Ethics Researcher to Address Organ Donation and Transplantation Controversies

Top Quote What are ethics and how do they impact organ donation and transplantation? How young is too young to be a living donor? What's wrong with "transplant tourism"? Michael Campbell will answer these questions and more. End Quote
  • (1888PressRelease) March 04, 2014 - In Canada, there is a greater need for organs and tissue than what is currently available for transplantation, according to the Trillium Gift of Life Network Website. Possible reasons for this will be discussed on March 16 in Classroom B of the Juravinski Innovation Tower at St. Joseph's Healthcare Hamilton, 50 Charlton Ave. East.

    Hosted by the Hamilton Chapter of the Polycystic Kidney Disease (PKD) Foundation of Canada, Ethics Researcher Michael Campbell will give a presentation starting at 2pm. He will answer questions about the ethical considerations involved in organ donation and transplantation.

    - Should Ontario adopt a Presumed Consent (Opt-out) model to increase kidney donation?
    - Should we support public solicitation for kidneys (e.g. matching websites and advertisements)?
    - How should kidneys from deceased donors and anonymous living donors be allocated? How can we balance fairness to everyone on the wait list while maximizing benefits to individual recipients?
    - Should Ontarians be allowed to buy and sell kidneys?
    - Is it right to travel to another country to receive a transplant sooner?

    "When you or a loved one is waiting for a kidney transplant, understanding the ethical policies and procedures of a particular medical institution can be overwhelming," says Jeff Robertson, Executive Director of the PKD Foundation of Canada (PKDFOC).

    "Through Mr. Campbell's experience as a Sr. Fellow at University Health Network, he will provide those in attendance with a better understanding of why certain policies are in place, why some are not and what can be done to improve the system as a whole."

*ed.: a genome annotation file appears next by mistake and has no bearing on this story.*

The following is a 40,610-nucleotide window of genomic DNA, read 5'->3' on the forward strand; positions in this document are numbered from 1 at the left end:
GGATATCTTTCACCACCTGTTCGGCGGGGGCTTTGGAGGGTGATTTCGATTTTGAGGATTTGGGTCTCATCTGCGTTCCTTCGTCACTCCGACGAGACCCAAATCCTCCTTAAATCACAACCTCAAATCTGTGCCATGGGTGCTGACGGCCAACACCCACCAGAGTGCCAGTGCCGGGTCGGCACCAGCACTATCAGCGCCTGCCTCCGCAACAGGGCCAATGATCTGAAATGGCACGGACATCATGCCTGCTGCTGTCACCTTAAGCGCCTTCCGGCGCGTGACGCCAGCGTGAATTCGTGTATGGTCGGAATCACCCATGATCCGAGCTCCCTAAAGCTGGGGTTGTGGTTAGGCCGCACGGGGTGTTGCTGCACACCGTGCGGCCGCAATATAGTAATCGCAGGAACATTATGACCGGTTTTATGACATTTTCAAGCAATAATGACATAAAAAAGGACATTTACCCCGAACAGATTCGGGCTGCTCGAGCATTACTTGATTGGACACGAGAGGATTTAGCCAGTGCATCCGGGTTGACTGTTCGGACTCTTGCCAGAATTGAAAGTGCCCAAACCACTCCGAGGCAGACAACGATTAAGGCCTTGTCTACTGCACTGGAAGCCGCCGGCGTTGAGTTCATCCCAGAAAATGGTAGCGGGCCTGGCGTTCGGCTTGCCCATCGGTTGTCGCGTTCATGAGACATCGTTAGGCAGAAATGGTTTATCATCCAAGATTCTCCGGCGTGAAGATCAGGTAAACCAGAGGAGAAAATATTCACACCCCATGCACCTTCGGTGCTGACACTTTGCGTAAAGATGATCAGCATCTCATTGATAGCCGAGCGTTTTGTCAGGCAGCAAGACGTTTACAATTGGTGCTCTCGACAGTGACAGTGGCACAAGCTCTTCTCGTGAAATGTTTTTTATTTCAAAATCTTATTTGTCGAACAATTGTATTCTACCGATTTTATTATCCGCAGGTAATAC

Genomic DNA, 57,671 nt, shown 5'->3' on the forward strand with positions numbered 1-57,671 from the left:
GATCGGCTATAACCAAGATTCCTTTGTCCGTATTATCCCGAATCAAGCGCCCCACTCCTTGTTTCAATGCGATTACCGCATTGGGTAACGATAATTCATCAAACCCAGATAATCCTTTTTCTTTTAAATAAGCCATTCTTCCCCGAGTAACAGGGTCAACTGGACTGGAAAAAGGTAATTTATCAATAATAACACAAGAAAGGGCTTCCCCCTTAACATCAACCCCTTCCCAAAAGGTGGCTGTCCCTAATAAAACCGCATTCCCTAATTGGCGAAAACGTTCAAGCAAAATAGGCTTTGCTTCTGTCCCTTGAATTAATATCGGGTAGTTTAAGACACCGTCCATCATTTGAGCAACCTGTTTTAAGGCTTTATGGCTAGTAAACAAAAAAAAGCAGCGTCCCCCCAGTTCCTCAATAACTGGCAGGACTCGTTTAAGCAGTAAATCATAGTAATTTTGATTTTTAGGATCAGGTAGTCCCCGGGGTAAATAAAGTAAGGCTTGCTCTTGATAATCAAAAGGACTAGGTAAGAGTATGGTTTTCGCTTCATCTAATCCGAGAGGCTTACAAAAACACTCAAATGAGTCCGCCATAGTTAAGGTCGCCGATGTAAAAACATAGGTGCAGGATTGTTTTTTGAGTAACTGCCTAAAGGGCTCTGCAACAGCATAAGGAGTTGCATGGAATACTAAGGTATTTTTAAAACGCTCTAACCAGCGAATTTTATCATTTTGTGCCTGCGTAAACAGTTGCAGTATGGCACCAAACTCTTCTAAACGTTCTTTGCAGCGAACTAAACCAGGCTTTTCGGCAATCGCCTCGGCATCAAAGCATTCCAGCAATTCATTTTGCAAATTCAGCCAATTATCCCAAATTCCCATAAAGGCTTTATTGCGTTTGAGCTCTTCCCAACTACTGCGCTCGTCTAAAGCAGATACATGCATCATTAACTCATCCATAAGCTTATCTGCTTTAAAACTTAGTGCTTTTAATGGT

Michael Campbell MHSc, BA joined the PKDFOC's Board of Directors in January 2012. He has worked in the University Health Network Bioethics Program as a Senior Fellow in Organ Donation and Transplantation Ethics. He completed a Masters of Health Science degree and a Bioethics Fellowship at the University of Toronto Joint Centre for Bioethics. His research interests included ethical issues in the selection of living organ donors and the allocation of organs from anonymous living donors.

    This presentation is part of a series of two-hour informational support meetings hosted by the Hamilton Chapter of the PKD Foundation of Canada. They are open to the public, free of charge. Registration is not required. The venue is wheelchair accessible. Local street parking (free) and hospital parking (payment required) is available. For details, call toll free 1-877-410-1741.

    The PKDFOC, founded in 1993, is the only national organization solely dedicated to fighting PKD through research, education, advocacy, patient support and public awareness. Our goal is to advance the discovery and delivery of treatments and a cure for PKD.

    PKD is a genetic disorder in which clusters of cysts, noncancerous sacs containing water-like fluid, primarily develop within the kidneys. The disease also can cause cysts to develop in the liver and other organs. High blood pressure and kidney failure are common problems for people with PKD. More information is available on the PKDFOC website.

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